Oracle partitioning is an extremely important functionality for data warehousing, improving manageability, performance and availability. This section presents the key concepts and benefits of partitioning noting special value for data warehousing.
Partitioning allows tables, indexes or index-organized tables to be subdivided into smaller pieces. Each piece of the database object is called a partition. Each partition has its own name, and may optionally have its own storage characteristics. From the perspective of a database administrator, a partitioned object has multiple pieces that can be managed either collectively or individually. This gives the administrator considerable flexibility in managing a partitioned object. However, from the perspective of the user, a partitioned table is identical to a non-partitioned table; no modifications are necessary when accessing a partitioned table using SQL DML commands.
Database objects - tables, indexes, and index-organized tables - are partitioned using a partitioning key, a set of columns that determine in which partition a given row will reside. For example a sales table partitioned on sales date, using a monthly partitioning strategy; the table appears to any application as a single, normal table. However, the DBA can manage and store each monthly partition individually, potentially using different storage tiers, applying table compression to the older data, or store complete ranges of older data in read only tablespaces.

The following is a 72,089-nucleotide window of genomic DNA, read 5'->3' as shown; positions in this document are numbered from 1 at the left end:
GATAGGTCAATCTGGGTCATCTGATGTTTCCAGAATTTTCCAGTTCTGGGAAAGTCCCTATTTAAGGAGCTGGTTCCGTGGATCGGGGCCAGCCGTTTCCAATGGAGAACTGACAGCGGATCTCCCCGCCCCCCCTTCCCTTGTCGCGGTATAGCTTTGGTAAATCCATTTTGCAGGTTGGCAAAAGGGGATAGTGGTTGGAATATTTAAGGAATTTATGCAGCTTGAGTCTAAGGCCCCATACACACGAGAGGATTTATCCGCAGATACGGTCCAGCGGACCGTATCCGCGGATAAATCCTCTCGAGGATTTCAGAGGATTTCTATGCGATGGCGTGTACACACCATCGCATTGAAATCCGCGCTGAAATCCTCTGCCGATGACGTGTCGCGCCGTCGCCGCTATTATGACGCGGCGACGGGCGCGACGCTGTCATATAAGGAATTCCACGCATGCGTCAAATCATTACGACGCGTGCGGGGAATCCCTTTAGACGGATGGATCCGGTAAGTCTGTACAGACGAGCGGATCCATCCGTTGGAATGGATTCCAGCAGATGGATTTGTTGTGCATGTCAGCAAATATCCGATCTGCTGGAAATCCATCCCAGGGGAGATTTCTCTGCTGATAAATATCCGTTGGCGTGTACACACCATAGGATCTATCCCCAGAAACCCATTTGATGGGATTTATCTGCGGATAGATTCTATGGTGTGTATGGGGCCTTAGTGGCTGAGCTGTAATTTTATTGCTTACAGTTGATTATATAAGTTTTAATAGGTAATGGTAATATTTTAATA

Oracle partitioning offers three fundamental data distribution methods that control how the data is actually placed into the various individual partitions, namely:
The data is distributed based on a range of values of the partitioning key (for a date column as the partitioning key, the 'January-2012' partition contains rows with the partitioning key values between '01-JAN-2012' and '31-JAN-2012'). The data distribution is a continuum without any holes and the lower boundary of a range is automatically defined by the upper boundary of the preceding range.
The data distribution is defined by a list of values of the partitioning key (for a region column as the partitioning key, the
North_America partition may contain values
Mexico). A special
DEFAULT partition can be defined to catch all values for a partition key that are not explicitly defined by any of the lists.
A hash algorithm is applied to the partitioning key to determine the partition for a given row. Unlike the other two data distribution methods, hash does not provide any logical mapping between the data and any partition.